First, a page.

If you’ve watched the Disney version of “The Hunchback Of Notre Dame,” then you will see a similar plot in this film, though with less musical numbers and no talking gargoyles. What the 1939 film changes though is that Quasimodo (Laughton) is now deaf from being near the bells for this long, and has very few lines of dialogue. Laughton must communicate to Ezmerelda and Frollo through facial expressions and body language, which is made even more difficult with the large amounts of make-up on him. Yet he is able to give Quasimodo this loving and curious attitude, even though the lack of dialogue and make-up.

Though Charles Laughton’s performance is the reason to watch this film, what I found the most intriguing was how strange and ancient this 15th century France was. The wealthiest citizens are amazed at the sight of a printing press, able to create a book in under a week, as opposed to previously taking two to three years to make one bible. Or how King Louis XI talks about Christopher Columbus attempting to travel west to get to India faster, and other aristocrats speaking up to say that they know the world is flat and that he’ll fall from it.

Most of these gave me a good chuckle, but at the same time, this is the world they lived in. Where they had not discovered what we now know and go off merely their own faiths and beliefs, and accept them as truths. Which is why someone like Quasimodo would be forced to live in a church, locked away from the rest of this prejudice and scared society.

“The Hunchback Of Notre Dame” certainly has many elements worth checking out, including Charles Laughton’s performance and an exciting climax where Quasimodo must fight off most of Paris. It is a bit slow near the middle of the film and Ezmerelda is a pretty forgettable character. Still, this one had a lot going for it.

Final Grade: B-


“Papillon” (1973)

I’m beginning to realize that I am not the biggest Steve McQueen fan.

Don’t get me wrong, I think McQueen is a one-of-a-kind actor. I’ve never seen anyone turn in a performance like him, in that his are often emotional, but also silent and distant. In “Papillon,” McQueen plays a convict, wrongly accused of a crime he did not commit, and is sentenced to life imprisonment on Devil’s Island, the French equivalent of Alcatraz.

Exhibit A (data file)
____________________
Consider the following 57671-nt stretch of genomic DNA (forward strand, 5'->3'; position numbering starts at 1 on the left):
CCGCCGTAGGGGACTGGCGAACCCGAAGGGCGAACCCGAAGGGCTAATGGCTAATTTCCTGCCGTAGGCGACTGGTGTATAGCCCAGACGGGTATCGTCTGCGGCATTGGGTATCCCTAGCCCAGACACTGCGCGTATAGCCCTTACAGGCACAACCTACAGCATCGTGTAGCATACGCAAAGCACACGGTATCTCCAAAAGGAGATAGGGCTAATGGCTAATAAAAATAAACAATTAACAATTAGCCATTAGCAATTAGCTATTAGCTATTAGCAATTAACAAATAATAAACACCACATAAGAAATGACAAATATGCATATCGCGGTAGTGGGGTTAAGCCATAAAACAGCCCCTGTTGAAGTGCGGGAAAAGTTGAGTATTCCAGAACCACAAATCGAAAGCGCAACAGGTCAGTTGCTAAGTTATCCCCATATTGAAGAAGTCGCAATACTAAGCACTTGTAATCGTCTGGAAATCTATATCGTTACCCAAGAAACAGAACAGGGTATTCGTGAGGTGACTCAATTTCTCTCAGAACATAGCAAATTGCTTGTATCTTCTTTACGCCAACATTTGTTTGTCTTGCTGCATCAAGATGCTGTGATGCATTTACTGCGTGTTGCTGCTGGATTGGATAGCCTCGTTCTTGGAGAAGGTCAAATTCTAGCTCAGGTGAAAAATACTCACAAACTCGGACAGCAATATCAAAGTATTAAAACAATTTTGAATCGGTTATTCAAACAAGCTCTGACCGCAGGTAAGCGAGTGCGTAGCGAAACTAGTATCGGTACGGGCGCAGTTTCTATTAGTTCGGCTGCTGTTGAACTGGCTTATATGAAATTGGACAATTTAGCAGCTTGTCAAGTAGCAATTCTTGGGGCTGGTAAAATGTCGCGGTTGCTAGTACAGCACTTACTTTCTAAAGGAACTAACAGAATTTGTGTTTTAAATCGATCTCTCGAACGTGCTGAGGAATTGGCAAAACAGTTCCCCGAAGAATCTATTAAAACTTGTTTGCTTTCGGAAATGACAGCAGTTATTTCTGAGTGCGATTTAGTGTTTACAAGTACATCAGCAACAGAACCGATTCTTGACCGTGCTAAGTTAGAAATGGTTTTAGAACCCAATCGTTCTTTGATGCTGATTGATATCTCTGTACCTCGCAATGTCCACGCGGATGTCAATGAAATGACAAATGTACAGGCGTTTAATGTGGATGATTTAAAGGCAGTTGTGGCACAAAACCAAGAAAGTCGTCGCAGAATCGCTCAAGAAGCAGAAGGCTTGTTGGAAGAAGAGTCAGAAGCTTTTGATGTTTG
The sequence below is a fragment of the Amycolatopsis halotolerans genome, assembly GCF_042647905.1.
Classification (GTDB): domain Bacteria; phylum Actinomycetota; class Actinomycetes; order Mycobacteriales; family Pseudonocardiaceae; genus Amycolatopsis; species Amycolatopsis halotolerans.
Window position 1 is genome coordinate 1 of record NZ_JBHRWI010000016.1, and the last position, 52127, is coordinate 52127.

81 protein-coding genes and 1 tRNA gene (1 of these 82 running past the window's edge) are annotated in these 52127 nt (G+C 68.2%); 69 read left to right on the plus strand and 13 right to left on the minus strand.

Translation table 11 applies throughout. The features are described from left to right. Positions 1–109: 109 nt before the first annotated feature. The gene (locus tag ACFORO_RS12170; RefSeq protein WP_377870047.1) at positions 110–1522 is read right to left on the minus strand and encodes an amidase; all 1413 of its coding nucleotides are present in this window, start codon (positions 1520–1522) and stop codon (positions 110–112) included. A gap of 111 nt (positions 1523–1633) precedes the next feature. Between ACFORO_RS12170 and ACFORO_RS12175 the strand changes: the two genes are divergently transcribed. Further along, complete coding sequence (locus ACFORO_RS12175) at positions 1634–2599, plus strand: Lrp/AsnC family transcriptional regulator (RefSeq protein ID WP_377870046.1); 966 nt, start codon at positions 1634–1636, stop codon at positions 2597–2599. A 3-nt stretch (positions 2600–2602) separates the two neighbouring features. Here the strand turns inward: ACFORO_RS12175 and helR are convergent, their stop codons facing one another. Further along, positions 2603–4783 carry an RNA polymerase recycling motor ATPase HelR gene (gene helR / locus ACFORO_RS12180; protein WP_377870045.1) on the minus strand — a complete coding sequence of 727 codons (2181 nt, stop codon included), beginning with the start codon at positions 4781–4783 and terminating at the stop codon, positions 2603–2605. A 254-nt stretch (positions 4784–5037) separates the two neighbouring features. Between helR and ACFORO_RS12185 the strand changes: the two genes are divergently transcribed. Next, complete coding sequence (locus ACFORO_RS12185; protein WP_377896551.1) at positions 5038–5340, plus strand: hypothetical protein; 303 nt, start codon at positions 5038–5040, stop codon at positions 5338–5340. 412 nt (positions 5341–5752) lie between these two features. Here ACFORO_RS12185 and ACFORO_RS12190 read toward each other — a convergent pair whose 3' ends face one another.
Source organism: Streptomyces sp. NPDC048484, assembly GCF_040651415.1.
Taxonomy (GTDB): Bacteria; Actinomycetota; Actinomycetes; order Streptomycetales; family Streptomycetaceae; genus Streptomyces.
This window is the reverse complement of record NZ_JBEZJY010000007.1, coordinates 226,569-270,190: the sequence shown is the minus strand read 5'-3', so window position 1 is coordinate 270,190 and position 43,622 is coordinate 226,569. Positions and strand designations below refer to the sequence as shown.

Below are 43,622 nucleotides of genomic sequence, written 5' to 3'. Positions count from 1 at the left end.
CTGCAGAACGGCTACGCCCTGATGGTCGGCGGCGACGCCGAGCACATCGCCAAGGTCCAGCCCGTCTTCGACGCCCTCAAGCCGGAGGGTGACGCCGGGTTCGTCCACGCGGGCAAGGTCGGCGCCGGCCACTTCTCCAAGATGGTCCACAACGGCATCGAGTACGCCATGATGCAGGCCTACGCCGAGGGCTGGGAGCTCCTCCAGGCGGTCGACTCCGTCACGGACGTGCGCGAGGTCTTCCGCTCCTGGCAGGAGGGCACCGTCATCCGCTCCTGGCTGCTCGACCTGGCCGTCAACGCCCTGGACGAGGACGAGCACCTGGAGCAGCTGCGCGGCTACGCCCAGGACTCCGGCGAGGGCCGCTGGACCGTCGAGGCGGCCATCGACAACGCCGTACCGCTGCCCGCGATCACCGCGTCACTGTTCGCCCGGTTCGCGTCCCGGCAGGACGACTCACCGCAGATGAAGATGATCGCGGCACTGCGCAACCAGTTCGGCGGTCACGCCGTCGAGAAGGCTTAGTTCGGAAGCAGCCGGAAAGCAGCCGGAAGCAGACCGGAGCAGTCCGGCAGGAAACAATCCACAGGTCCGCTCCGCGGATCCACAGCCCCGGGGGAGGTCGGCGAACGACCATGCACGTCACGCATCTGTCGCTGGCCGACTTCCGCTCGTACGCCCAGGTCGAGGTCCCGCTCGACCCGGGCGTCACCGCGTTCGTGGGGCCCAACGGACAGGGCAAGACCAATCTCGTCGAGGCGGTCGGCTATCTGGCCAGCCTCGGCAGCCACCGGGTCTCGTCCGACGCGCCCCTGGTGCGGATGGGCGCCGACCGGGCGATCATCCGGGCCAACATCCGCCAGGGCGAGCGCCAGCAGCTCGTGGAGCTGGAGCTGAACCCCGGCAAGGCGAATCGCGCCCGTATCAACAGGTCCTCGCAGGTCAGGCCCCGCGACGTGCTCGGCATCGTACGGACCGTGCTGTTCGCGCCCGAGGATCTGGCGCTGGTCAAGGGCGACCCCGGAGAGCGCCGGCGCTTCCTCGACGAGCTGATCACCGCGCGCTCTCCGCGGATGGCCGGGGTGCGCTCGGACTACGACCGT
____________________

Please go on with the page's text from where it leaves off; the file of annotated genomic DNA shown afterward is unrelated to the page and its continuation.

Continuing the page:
The problem with “Papillon” is that McQueen never really attempts to connect with the audience. We just go along with him for the ride, as he attempts to escape from this prison, for over two and a half hours. The second half of the film is incredibly tedious to sit through, as we just wait for the film to end once McQueen and his friend (played by Dustin Hoffman) nearly escape.

I don’t know about you, but something is wrong when the audience is just waiting for the something to happen so that the film can end.

That being said, “Papillon” does not pull any punches when it comes to the violence of prison. We see realistic depictions of a man’s head being cut off via guillotine, as well as throats being cut and fresh bullet holes through people’s heads. I was surprised when some of those happened, as I did not think the film would go that far.

Still, these random acts of violence aside, “Papillon” does not have much going for it. The acting from Dustin Hoffman is nice, as always, but McQueen just sits around and waits for events to happen and the film gets stale half way through.

Final Grade: C+


“Time After Time” (1979)

H.G. Wells (played by Malcolm McDowell) invents an actual time machine, then gets it stolen by Jack The Ripper (David Warner), and now Wells has to chase him down in present-day San Francisco. Oh, and the film is written and directed by Nicholas Meyer, the same man who gave us “Star Trek II: The Wrath Of Khan.”

If that is not enough incentive to go out and watch this unbelievably crazy, wacky yet hilarious story of two famous historical figures time traveling, then I don’t know what is. It is worth watching just to see Malcolm McDowell playing the author of “War Of The Worlds” and “The Time Machine,” attempting to understand how cars work.

Final Grade: B+

1 reply »

  1. Great reviews, as always. When I first met my husband, he did not believe me that a film about HG Wells, time travel and Jack the Ripper existed. He was sure I was muddling several other movies up, mashing them together, or else had just made it up in my imagination. So one night when I saw it was on TV I practically yelled my lungs out of my body for him to come and see. It is one of the most bat-poop crazy films ever made and a bit of a guilty pleasure.